South African teams will raise Euro levels
frican teams into next season’s European Champions Cup and Challenge Cup competitions should be welcomed, Rene Bouscatel president of the French Rugby League told AFP on Saturday.
European Professional Club Rugby, the tournament’s governing body, announced on Thursday five South African sides would enter the two competitions next season.
The Stormers, the Bulls and the Sharks will compete in the Champions Cup “following impressive campaigns in the United Rugby Championship”, while the Lions and the Cheetahs will bid to lift the Challenge Cup.
Bouscatel, who when president of Toulouse saw the side win the European Cup four times, said their entry could only be good for improving the level of the game.
“It is in the interest of everybody, including the players, that they cross swords with teams they have never played against before,” said Bouscatel.
“That will raise the level of all domestic competitions, including the Top 14, and will also have a knock on effect on the national side.
“The advantage of this is it will see an improvement in the level of the European Cup by raising the standards of the domestic championships.”
Bouscatel says it was inevitable in any case the South African teams would be part of the competitions.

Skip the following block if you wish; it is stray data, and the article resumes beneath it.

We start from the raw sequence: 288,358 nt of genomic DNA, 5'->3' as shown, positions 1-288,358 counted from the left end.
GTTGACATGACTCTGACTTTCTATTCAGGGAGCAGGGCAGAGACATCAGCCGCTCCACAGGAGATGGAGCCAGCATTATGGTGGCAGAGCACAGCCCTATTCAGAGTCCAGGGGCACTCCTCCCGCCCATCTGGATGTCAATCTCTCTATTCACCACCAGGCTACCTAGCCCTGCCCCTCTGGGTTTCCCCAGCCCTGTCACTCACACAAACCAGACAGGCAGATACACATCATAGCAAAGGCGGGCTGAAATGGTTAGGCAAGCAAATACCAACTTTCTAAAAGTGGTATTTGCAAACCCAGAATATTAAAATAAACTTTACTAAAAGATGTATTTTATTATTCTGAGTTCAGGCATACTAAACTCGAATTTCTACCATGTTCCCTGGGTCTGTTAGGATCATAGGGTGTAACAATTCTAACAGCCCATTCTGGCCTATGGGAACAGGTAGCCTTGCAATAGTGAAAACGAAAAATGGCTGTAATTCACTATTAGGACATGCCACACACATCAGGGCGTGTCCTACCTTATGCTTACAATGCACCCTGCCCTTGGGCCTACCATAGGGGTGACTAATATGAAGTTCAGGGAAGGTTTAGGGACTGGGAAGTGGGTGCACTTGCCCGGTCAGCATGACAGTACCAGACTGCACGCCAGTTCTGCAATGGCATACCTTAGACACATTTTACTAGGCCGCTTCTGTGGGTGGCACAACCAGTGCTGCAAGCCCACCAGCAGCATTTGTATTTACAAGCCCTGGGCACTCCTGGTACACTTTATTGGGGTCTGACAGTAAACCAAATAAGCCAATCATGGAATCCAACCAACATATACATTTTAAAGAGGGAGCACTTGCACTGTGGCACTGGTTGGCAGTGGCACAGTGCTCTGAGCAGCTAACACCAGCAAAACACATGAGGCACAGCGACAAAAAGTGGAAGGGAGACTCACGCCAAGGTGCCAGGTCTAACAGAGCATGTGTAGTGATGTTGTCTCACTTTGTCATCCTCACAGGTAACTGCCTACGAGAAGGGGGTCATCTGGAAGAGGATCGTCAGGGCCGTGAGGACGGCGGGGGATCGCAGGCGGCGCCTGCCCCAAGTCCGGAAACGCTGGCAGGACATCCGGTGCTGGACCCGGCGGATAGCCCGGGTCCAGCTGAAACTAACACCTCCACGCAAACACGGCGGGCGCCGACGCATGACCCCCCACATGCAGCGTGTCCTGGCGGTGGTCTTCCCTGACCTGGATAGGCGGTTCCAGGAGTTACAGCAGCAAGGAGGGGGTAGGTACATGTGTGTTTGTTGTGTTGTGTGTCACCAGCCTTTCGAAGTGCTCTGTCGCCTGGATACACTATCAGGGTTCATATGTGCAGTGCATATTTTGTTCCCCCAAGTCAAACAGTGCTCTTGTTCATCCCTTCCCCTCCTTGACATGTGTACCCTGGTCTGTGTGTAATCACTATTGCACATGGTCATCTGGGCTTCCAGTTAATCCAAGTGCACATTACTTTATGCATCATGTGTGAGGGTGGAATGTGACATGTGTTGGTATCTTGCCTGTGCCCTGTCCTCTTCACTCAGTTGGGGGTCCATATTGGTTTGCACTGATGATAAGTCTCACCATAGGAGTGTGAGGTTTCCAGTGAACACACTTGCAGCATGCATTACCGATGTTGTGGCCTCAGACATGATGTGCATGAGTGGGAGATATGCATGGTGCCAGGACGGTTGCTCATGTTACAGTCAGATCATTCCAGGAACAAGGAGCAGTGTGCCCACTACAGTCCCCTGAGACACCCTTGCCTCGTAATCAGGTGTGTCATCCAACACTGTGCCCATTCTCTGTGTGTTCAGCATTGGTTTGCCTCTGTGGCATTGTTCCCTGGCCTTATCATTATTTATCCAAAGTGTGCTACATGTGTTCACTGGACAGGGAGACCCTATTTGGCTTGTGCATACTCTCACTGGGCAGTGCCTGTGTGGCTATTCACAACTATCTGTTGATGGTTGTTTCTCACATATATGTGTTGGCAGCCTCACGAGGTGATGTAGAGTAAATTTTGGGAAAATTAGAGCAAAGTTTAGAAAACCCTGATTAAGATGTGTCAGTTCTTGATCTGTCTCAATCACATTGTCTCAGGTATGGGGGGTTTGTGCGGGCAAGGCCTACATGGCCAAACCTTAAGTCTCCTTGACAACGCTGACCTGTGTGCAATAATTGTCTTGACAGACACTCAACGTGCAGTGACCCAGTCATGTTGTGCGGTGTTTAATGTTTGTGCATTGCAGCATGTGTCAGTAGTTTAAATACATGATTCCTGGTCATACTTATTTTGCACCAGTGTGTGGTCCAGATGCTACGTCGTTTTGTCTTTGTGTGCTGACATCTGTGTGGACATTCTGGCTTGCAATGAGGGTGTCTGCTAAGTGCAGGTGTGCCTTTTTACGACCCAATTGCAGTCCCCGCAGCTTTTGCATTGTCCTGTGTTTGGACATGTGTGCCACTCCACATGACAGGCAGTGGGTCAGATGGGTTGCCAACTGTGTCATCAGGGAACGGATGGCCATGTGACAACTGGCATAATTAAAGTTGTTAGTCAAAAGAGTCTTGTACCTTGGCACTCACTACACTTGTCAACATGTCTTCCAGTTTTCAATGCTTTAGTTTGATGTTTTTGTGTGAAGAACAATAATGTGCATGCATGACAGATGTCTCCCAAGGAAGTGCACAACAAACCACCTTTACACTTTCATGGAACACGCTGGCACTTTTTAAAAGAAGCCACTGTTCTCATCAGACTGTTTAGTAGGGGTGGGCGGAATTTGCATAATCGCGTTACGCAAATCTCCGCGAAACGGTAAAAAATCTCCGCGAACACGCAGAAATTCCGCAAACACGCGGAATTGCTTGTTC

“The United Rugby Championship had declined a bit and was dominated by the Irish provinces,” said Bouscatel.
“It is the Celtic sides that wanted the South Africans to take part in it so as to improve the standard.
“Thus it is normal they play in the European tournaments. If they finish in the top places then they are qualified for those competitions.”
Bouscatel’s opinion is not universally shared.
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Vincent Merling, president of the newly-crowned European champions La Rochelle, said he is against it.
“We have totally lost our identity,” said Merling on the eve of the announcement.
“You know the values of our club. This is totally against our way of thinking.”
Bouscatel, though, hit back at such criticism.
“There are always traditionalists,” he said laughing.
“Is the Tour de France still the Tour de France when it starts in Copenhagen?
“A bigger and better European Cup is important.”
The players too are divided.
Stade Francais second row forward Pierre-Henri Azagoh saw both the upside and the downside.
“It will be a good experience to go there and play against South African teams,” the France international told AFP.
“But it is true that it is not next door, that will take time to get there, it will be a little bit tiring but also enriching.”
However, Racing 92 centre Henry Chavancy was non-plussed by the decision.
“This risks distorting the interest a little bit, and the history of the competition.” said the 34-year-old former international.
“Personally I find this a little bizarre.”